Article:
Walmart sells ModCloth for undisclosed amount

by Kim Souza ([email protected]) 1,774 views 

Walmart is starting to unravel the e-commerce portfolio it assembled over the past two-and-a-half years. On Friday (Oct. 4), venture capital firm Go Global Retail acquired ModCloth for an undisclosed amount. Go Global executive Jeff Streader said with the ModCloth management the new venture will have the ability to become a stronger global player in the premium fashion market.

Under Go Global, ModCloth will continue to operate independently, according to a release on the Go Global website.

ModCloth was one of the first e-commerce startups Walmart acquired in the spring of 2017 after Marc Lore became CEO of Walmart U.S. eCommerce. Analysts at that time valued the Walmart-ModCloth deal between $50 and $75 million. Walmart never publicly disclosed what it paid for ModCloth.

“We believe that ModCloth’s strong brand equity positions it for growth in the future,” Ashley Hubka, senior vice president of corporate strategy, development and partnerships at Walmart, noted in the release. “We feel good about the progress at ModCloth and believe that Go Global’s team and scale out strategy presents an attractive opportunity for the employees and customers of this beloved brand.”

Lore said recently Walmart was evaluating offers for ModCloth and there could be some other downsizing of the e-commerce portfolio. JetBlack, a startup under Walmart Store No. 8., is also reportedly going to be sold or spun off.

“When we acquired ModCloth, our primary focus was to build assortment through proprietary, digitally-native brands,” a Walmart spokesperson told the media. “Our approach has evolved and our current focus is on building direct-to-consumer brands that we can leverage in an omni way. Similar to online grocery, we are putting our investments in areas where our omni capabilities and unique advantages put us in a position to win.”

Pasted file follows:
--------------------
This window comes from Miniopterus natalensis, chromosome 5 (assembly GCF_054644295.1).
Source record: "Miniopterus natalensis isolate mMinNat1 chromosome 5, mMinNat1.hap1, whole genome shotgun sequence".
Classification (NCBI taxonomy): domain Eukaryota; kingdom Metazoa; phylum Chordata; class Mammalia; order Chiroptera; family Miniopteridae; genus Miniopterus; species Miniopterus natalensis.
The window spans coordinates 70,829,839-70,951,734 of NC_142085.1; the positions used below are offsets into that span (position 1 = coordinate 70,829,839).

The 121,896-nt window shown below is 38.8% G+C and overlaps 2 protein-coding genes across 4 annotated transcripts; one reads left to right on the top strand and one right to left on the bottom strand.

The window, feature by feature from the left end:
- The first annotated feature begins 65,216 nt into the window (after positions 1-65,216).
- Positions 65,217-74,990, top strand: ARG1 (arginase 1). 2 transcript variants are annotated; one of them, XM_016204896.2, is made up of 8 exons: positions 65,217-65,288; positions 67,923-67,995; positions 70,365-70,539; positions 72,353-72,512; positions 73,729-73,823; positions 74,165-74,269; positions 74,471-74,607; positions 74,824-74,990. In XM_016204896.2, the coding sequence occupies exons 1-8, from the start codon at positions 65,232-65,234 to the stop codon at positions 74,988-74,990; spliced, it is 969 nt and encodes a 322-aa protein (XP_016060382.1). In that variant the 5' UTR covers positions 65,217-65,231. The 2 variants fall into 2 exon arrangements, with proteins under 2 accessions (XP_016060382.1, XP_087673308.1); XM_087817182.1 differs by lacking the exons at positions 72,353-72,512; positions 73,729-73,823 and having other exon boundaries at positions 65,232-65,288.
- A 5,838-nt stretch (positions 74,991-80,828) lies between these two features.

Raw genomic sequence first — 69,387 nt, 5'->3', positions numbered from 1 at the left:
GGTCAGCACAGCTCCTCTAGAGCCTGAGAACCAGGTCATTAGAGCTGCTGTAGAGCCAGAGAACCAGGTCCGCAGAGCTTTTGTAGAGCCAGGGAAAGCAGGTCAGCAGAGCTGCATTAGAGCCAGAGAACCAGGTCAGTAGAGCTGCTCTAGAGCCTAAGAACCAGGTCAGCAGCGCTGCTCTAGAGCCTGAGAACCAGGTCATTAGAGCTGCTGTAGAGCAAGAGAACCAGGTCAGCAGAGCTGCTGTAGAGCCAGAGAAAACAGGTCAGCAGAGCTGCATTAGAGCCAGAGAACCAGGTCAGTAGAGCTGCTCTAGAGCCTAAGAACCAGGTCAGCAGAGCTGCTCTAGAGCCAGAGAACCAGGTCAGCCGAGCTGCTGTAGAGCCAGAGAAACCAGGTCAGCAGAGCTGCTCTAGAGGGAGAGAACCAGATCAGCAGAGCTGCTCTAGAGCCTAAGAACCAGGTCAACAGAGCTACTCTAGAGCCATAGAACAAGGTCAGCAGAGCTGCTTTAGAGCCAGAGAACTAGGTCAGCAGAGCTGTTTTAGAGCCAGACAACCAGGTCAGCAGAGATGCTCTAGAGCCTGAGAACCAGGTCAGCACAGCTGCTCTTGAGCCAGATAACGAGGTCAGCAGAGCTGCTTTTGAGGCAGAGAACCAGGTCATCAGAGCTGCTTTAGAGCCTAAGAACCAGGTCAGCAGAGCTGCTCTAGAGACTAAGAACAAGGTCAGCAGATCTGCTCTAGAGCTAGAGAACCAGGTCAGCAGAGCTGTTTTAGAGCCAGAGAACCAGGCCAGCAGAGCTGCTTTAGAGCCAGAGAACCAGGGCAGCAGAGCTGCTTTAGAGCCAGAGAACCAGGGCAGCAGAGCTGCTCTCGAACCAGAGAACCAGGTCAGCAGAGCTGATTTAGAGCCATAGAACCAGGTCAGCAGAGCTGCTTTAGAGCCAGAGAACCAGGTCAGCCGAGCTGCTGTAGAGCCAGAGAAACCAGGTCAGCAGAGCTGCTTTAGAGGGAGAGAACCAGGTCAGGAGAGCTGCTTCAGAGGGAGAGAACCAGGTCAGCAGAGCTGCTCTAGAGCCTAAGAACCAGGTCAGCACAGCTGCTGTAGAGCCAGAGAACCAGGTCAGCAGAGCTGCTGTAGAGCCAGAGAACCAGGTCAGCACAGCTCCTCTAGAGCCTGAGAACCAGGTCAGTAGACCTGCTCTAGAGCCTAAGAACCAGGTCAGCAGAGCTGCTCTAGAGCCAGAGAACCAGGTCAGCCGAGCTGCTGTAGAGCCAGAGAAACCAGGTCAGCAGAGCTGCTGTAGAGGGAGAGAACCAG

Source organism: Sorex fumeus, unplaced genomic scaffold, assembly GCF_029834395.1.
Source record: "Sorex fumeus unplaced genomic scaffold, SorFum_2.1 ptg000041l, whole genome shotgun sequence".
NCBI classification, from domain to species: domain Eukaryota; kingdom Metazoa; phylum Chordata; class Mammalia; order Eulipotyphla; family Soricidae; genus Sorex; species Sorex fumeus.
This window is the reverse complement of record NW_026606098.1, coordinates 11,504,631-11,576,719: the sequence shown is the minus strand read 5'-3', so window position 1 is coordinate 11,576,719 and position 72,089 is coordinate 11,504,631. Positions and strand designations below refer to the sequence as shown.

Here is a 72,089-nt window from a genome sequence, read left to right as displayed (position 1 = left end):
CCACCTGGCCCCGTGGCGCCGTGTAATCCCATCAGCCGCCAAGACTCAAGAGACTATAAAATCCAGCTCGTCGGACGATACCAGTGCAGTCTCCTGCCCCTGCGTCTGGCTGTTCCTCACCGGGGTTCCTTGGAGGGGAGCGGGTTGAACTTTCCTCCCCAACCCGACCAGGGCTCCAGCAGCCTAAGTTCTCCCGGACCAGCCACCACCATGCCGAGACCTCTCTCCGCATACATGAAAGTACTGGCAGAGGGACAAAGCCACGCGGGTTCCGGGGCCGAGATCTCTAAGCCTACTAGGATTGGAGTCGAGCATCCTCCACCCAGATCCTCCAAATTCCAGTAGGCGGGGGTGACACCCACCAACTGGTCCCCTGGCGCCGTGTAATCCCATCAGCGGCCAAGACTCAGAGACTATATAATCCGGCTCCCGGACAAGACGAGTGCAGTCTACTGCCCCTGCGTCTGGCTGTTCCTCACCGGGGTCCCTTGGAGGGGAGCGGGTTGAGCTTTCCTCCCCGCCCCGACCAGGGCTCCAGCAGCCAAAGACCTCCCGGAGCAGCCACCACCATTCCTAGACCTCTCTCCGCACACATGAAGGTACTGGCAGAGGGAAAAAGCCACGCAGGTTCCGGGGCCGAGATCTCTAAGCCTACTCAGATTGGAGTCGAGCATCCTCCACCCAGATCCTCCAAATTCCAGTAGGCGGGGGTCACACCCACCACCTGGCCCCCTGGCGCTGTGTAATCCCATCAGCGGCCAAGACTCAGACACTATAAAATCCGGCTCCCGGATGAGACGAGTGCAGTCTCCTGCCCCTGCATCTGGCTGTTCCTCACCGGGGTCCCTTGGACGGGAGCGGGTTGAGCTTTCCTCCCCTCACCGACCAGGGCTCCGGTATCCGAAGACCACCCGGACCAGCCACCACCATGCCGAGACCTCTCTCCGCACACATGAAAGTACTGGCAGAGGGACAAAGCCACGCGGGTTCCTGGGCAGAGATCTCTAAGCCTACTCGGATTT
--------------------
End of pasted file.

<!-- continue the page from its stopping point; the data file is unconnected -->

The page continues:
Analysts questioned the ModCloth acquisition in 2017, after the company received immediate pushback from loyal ModCloth customers who loved the uniqueness of the brand and felt it would be lost under the Walmart banner. From Walmart’s perspective, the deal was a way to harness trendy fashion expertise and a loyal customer base.

While some experts viewed the move as a strategic investment in the future, others said the stark contrast in cultures would be challenging.

With losses continuing to mount in the Walmart U.S. eCommerce division, Lore said recently the strategy was changing to become more of a build, rather than buy focus. He said some of the acquisitions lend themselves to eventually selling products on or maybe even in stores. He said the entire portfolio is being re-evaluated.